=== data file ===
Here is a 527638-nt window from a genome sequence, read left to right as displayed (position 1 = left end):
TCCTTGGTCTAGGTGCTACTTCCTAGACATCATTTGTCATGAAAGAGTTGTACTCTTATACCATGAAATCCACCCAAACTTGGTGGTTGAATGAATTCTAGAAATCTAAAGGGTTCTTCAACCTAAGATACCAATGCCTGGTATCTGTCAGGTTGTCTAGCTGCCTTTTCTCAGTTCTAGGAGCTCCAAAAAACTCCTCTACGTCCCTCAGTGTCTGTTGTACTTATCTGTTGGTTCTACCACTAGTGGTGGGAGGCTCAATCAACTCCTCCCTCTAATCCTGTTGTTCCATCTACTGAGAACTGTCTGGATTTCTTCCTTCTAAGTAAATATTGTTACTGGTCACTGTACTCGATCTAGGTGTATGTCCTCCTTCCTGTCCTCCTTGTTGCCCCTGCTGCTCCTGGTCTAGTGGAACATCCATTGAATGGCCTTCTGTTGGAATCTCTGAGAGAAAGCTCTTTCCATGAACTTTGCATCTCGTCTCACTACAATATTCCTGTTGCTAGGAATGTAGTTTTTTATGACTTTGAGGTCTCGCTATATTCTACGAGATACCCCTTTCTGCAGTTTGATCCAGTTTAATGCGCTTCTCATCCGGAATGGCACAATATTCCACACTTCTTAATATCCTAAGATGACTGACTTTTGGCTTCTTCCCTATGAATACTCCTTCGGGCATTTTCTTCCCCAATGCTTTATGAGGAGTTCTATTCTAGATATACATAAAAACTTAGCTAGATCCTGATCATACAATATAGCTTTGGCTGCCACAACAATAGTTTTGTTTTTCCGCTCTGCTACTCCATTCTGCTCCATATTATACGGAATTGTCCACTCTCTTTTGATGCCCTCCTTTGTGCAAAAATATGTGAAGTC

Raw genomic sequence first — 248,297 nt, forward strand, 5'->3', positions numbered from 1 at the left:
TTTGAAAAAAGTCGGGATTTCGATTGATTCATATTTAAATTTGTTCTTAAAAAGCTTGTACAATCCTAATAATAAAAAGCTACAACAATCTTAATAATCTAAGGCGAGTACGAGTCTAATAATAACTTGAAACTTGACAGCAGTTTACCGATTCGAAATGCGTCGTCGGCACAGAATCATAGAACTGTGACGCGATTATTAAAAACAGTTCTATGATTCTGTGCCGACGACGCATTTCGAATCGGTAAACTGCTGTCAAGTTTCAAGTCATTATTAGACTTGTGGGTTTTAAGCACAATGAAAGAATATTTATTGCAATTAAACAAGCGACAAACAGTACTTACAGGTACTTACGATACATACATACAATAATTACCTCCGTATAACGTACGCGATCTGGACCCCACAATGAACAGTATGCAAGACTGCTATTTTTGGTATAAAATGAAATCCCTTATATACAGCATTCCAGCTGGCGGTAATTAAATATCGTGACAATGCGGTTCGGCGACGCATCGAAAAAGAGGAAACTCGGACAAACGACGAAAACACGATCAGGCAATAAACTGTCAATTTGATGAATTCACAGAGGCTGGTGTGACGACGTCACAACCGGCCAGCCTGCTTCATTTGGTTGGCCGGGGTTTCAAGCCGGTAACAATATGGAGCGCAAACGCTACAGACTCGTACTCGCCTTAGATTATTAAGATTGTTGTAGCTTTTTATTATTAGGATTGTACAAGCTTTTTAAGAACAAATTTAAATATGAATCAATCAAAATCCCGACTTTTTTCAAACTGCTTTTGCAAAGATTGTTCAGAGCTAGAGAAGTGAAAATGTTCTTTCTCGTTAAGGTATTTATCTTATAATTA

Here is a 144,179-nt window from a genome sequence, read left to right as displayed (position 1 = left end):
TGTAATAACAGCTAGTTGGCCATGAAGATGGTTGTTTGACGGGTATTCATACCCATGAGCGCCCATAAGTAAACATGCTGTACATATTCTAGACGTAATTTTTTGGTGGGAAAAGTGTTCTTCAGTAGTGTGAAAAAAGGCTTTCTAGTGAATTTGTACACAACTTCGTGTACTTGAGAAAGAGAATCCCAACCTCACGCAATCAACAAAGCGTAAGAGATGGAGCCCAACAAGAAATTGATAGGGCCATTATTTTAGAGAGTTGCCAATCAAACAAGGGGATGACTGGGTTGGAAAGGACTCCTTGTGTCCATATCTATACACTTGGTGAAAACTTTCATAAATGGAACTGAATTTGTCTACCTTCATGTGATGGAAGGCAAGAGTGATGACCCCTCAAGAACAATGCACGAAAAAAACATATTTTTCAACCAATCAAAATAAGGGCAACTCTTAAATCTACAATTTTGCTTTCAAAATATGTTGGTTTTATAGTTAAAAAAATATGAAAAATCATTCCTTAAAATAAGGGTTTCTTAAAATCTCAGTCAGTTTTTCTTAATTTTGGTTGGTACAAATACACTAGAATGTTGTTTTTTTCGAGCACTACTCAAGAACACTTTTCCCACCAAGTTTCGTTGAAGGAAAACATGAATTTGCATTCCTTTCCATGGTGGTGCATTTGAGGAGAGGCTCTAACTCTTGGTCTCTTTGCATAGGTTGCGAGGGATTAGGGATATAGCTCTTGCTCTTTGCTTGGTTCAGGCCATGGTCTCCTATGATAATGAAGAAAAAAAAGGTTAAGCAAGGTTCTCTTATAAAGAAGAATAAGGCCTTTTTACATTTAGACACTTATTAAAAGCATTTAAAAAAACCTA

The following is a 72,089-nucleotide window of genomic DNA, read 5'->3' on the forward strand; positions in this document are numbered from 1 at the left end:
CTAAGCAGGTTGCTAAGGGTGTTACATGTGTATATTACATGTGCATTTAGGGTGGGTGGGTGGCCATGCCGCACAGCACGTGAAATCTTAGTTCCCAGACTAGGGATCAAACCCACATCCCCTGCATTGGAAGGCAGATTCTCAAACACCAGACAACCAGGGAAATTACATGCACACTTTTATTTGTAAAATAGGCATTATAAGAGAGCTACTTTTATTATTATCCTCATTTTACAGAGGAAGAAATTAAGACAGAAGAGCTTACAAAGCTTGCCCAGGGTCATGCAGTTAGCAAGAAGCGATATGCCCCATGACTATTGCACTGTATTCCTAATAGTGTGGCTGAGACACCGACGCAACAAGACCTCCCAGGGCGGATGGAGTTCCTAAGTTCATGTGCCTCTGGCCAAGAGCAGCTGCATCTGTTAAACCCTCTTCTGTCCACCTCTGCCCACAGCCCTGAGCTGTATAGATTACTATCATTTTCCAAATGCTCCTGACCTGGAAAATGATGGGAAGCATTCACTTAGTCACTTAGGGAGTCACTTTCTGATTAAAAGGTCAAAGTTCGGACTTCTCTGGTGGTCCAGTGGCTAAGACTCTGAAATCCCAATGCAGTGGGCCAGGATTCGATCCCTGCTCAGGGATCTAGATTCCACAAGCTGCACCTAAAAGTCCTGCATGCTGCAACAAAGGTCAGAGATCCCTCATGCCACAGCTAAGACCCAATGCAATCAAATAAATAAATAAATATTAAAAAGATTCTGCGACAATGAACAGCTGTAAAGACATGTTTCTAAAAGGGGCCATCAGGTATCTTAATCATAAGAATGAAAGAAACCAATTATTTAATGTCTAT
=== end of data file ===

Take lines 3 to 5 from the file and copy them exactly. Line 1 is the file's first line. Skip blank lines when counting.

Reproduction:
Raw genomic sequence first — 248,297 nt, forward strand, 5'->3', positions numbered from 1 at the left:
TTTGAAAAAAGTCGGGATTTCGATTGATTCATATTTAAATTTGTTCTTAAAAAGCTTGTACAATCCTAATAATAAAAAGCTACAACAATCTTAATAATCTAAGGCGAGTACGAGTCTAATAATAACTTGAAACTTGACAGCAGTTTACCGATTCGAAATGCGTCGTCGGCACAGAATCATAGAACTGTGACGCGATTATTAAAAACAGTTCTATGATTCTGTGCCGACGACGCATTTCGAATCGGTAAACTGCTGTCAAGTTTCAAGTCATTATTAGACTTGTGGGTTTTAAGCACAATGAAAGAATATTTATTGCAATTAAACAAGCGACAAACAGTACTTACAGGTACTTACGATACATACATACAATAATTACCTCCGTATAACGTACGCGATCTGGACCCCACAATGAACAGTATGCAAGACTGCTATTTTTGGTATAAAATGAAATCCCTTATATACAGCATTCCAGCTGGCGGTAATTAAATATCGTGACAATGCGGTTCGGCGACGCATCGAAAAAGAGGAAACTCGGACAAACGACGAAAACACGATCAGGCAATAAACTGTCAATTTGATGAATTCACAGAGGCTGGTGTGACGACGTCACAACCGGCCAGCCTGCTTCATTTGGTTGGCCGGGGTTTCAAGCCGGTAACAATATGGAGCGCAAACGCTACAGACTCGTACTCGCCTTAGATTATTAAGATTGTTGTAGCTTTTTATTATTAGGATTGTACAAGCTTTTTAAGAACAAATTTAAATATGAATCAATCAAAATCCCGACTTTTTTCAAACTGCTTTTGCAAAGATTGTTCAGAGCTAGAGAAGTGAAAATGTTCTTTCTCGTTAAGGTATTTATCTTATAATTA

Here is a 144,179-nt window from a genome sequence, read left to right as displayed (position 1 = left end):